There is a sole thesis in "Conspiracy Theories": that the government should act to gag or confuse conspiracy theorists, which would include anyone with a plausible, credible theory of government malfeasance or inappropriate behavior, and not just wild-eyed, crackpot theories. Here are some choice statements from Sunstein's paper. He begins by citing all the conspiracy theories surrounding the 9/11 attacks, that they were either the work of the federal government or committed by terrorists with foreknowledge of them by the government. But then he diminishes his seriousness about the subject by deeming Santa Claus, the Easter Bunny and the Tooth Fairy as "conspiracy theories." Weeding through and enduring all the mushy verbiage about how and why conspiracy theories arise and gain currency, one is persuaded of one single thing about Sunstein's target: the safety and preservation of government power. Conspiracy theories jeopardize government, not the public. Conspiracy theories must be either spoken or recorded, and that action, regardless of the merits or lack of them of any given theory, comes under the protection of the First Amendment.
In Sunstein's worldview, the First Amendment is no guarantor of "democratic deliberation." It must be either rewritten, or complemented with legislation that will identify and regulate what the government deems as true and worthy of deliberation.
Which, of course, means censorship. Here are a sampling of excerpts from Sunstein's half-forgotten paper. The abstract sums up Sunstein's means and ends.
Those who subscribe to conspiracy theories may create serious risks, including risks of violence, and the existence of such theories raises significant challenges for policy and law. The first challenge is to understand the mechanisms by which conspiracy theories prosper; the second challenge is to understand how such theories might be undermined. Such theories typically spread as a result of identifiable cognitive blunders, operating in conjunction with informational and reputational influences. A distinctive feature of conspiracy theories is their self-sealing quality. Conspiracy theorists are not likely to be persuaded by an attempt to dispel their theories; they may even characterize that very attempt as further proof of the conspiracy. Because those who hold conspiracy theories typically suffer from a "crippled epistemology," in accordance with which it is rational to hold such theories, the best response consists in cognitive infiltration of extremist groups. Various policy dilemmas, such as the question whether it is better for government to rebut conspiracy theories or to ignore them, are explored in this light. [Italics mine.]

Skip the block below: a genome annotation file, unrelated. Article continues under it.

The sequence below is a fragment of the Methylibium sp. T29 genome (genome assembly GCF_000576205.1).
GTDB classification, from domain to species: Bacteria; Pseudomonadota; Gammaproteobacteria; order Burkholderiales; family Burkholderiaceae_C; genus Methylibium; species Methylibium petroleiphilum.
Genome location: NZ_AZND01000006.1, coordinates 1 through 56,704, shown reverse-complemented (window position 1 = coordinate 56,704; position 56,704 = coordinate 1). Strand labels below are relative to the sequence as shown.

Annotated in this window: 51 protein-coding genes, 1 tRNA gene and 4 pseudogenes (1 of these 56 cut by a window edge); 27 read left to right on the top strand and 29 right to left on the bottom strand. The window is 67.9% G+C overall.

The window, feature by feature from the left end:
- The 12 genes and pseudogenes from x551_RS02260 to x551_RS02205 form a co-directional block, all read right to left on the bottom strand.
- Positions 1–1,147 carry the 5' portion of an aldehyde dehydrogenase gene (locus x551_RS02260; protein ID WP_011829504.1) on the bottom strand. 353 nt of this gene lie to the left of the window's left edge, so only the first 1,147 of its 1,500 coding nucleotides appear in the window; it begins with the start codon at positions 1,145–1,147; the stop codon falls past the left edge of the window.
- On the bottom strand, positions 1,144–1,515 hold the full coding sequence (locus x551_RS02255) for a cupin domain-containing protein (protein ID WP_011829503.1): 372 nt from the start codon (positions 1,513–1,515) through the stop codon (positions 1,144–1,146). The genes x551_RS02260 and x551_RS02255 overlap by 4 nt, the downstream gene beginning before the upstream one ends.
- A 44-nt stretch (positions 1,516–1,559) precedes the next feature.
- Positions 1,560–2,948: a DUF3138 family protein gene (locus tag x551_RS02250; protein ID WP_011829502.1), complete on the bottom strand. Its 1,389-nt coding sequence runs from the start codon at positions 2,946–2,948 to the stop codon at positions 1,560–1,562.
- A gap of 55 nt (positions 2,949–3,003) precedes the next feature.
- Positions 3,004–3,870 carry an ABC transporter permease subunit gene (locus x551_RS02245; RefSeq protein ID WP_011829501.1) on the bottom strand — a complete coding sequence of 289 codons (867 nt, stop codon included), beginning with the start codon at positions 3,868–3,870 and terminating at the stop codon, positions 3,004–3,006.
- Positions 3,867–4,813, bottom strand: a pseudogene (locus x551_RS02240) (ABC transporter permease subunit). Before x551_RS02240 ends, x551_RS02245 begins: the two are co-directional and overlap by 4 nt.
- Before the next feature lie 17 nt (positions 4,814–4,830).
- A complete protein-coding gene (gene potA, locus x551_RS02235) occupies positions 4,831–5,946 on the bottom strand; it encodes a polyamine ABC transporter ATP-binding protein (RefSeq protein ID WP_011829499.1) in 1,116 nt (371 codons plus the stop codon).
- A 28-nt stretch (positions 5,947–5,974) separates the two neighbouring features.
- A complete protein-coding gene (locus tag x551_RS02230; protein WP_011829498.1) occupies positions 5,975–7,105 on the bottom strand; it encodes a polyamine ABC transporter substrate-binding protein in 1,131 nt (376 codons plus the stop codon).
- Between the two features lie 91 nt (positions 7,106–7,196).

Remember those italicized terms. They will come in handy later.
A further question about conspiracy theories – whether true or false, harmful or benign – is whether they are justified. Justification and truth are different issues; a true belief may be unjustified, and a justified belief may be untrue. (p. 6)
Confused yet? You may be justified in thinking that your car is powered by gas and internal combustion and electricity, but it may not be true. Sunstein will forgive you.
Karl Popper famously argued that conspiracy theories overlook the pervasive unintended consequences of political and social action; they assume that all consequences must have been intended by someone The basic idea is that many social effects, including large movements in the economy, occur as a result of the acts and omissions of many people, none of whom intended to cause those effects. The Great Depression of the 1930s was not self-consciously engineered by anyone; increases in the unemployment or inflation rate, or in the price of gasoline, may reflect market pressures rather than intentional action. Nonetheless, there is a pervasive human tendency to think that effects are caused by intentional action, especially by those who stand to benefit (the cui bono? maxim), and for this reason conspiracy theories have considerable but unwarranted appeal. [p. 7]
Well, yes. Because natural phenomena are not the subject of the paper, all human action is attributable to intended consequences. Whether or not those consequences are intended to subjugate or mislead, or allow the actors to profit from them, is open to interpretation without evidence, but with evidence, those intentions can be proven. It is here, for the first of many times throughout his paper, that Sunstein implies that government policies that cause depressions, inflation, and gas prices, are excluded from any serious discussion of conspiracies. We can, however, determine motives from the consequences of those policies, such as the refusal of a government to allow oil exploration and drilling, or refusing to allow pipelines to be built, actions which result in higher gas prices. This is not rocket science or ethereal economics.
Sunstein continues to cite Popper:
Popper captures an important feature of some conspiracy theories. Their appeal lies in the attribution of otherwise inexplicable events to intentional action, and to an unwillingness to accept the possibility that significant adverse consequences may be a product of invisible hand mechanisms (such as market forces or evolutionary pressures) or of simple chance, rather than of anyone’s plans. A conspiracy theory posits that a social outcome evidences an underlying intentional order, overlooking the possibility that the outcome arises from either spontaneous order or random forces. [Italics mine, p. 7]